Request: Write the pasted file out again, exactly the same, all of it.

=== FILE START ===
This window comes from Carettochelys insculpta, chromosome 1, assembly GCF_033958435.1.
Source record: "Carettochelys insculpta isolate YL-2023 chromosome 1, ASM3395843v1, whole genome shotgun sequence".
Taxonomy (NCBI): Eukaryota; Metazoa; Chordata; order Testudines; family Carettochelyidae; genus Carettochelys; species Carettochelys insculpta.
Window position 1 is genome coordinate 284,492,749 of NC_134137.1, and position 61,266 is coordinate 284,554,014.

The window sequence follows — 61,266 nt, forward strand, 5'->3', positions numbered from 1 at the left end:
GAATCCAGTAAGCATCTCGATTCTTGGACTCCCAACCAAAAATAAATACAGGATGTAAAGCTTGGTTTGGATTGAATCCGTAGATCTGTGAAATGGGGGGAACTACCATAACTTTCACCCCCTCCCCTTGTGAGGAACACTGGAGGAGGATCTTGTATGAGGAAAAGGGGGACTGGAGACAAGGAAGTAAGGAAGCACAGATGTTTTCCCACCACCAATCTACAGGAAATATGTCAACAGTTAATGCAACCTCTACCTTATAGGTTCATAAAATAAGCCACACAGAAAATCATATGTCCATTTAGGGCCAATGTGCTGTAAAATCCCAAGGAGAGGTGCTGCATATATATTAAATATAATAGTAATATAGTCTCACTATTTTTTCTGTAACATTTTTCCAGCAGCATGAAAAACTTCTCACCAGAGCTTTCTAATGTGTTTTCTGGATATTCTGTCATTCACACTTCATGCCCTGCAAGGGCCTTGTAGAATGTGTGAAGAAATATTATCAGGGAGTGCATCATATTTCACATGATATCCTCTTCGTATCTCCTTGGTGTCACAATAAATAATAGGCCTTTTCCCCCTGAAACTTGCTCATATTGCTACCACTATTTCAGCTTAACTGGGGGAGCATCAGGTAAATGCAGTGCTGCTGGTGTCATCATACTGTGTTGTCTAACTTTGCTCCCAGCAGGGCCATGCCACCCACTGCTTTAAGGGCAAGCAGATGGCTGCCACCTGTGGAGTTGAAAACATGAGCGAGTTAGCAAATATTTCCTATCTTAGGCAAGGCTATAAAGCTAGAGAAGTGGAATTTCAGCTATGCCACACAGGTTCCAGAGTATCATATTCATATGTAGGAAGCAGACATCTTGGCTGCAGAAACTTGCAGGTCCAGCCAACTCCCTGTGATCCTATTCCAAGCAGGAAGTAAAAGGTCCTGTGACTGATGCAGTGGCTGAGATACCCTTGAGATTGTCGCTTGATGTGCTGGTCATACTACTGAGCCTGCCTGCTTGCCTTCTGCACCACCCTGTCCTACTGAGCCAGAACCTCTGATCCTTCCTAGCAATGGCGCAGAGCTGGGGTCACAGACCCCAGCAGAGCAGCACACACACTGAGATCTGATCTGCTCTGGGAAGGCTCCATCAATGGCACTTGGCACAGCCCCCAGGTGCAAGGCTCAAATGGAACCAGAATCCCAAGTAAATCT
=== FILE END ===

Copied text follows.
This window comes from Carettochelys insculpta, chromosome 1, assembly GCF_033958435.1.
Source record: "Carettochelys insculpta isolate YL-2023 chromosome 1, ASM3395843v1, whole genome shotgun sequence".
Taxonomy (NCBI): Eukaryota; Metazoa; Chordata; order Testudines; family Carettochelyidae; genus Carettochelys; species Carettochelys insculpta.
Window position 1 is genome coordinate 284,492,749 of NC_134137.1, and position 61,266 is coordinate 284,554,014.

The window sequence follows — 61,266 nt, forward strand, 5'->3', positions numbered from 1 at the left end:
GAATCCAGTAAGCATCTCGATTCTTGGACTCCCAACCAAAAATAAATACAGGATGTAAAGCTTGGTTTGGATTGAATCCGTAGATCTGTGAAATGGGGGGAACTACCATAACTTTCACCCCCTCCCCTTGTGAGGAACACTGGAGGAGGATCTTGTATGAGGAAAAGGGGGACTGGAGACAAGGAAGTAAGGAAGCACAGATGTTTTCCCACCACCAATCTACAGGAAATATGTCAACAGTTAATGCAACCTCTACCTTATAGGTTCATAAAATAAGCCACACAGAAAATCATATGTCCATTTAGGGCCAATGTGCTGTAAAATCCCAAGGAGAGGTGCTGCATATATATTAAATATAATAGTAATATAGTCTCACTATTTTTTCTGTAACATTTTTCCAGCAGCATGAAAAACTTCTCACCAGAGCTTTCTAATGTGTTTTCTGGATATTCTGTCATTCACACTTCATGCCCTGCAAGGGCCTTGTAGAATGTGTGAAGAAATATTATCAGGGAGTGCATCATATTTCACATGATATCCTCTTCGTATCTCCTTGGTGTCACAATAAATAATAGGCCTTTTCCCCCTGAAACTTGCTCATATTGCTACCACTATTTCAGCTTAACTGGGGGAGCATCAGGTAAATGCAGTGCTGCTGGTGTCATCATACTGTGTTGTCTAACTTTGCTCCCAGCAGGGCCATGCCACCCACTGCTTTAAGGGCAAGCAGATGGCTGCCACCTGTGGAGTTGAAAACATGAGCGAGTTAGCAAATATTTCCTATCTTAGGCAAGGCTATAAAGCTAGAGAAGTGGAATTTCAGCTATGCCACACAGGTTCCAGAGTATCATATTCATATGTAGGAAGCAGACATCTTGGCTGCAGAAACTTGCAGGTCCAGCCAACTCCCTGTGATCCTATTCCAAGCAGGAAGTAAAAGGTCCTGTGACTGATGCAGTGGCTGAGATACCCTTGAGATTGTCGCTTGATGTGCTGGTCATACTACTGAGCCTGCCTGCTTGCCTTCTGCACCACCCTGTCCTACTGAGCCAGAACCTCTGATCCTTCCTAGCAATGGCGCAGAGCTGGGGTCACAGACCCCAGCAGAGCAGCACACACACTGAGATCTGATCTGCTCTGGGAAGGCTCCATCAATGGCACTTGGCACAGCCCCCAGGTGCAAGGCTCAAATGGAACCAGAATCCCAAGTAAATCT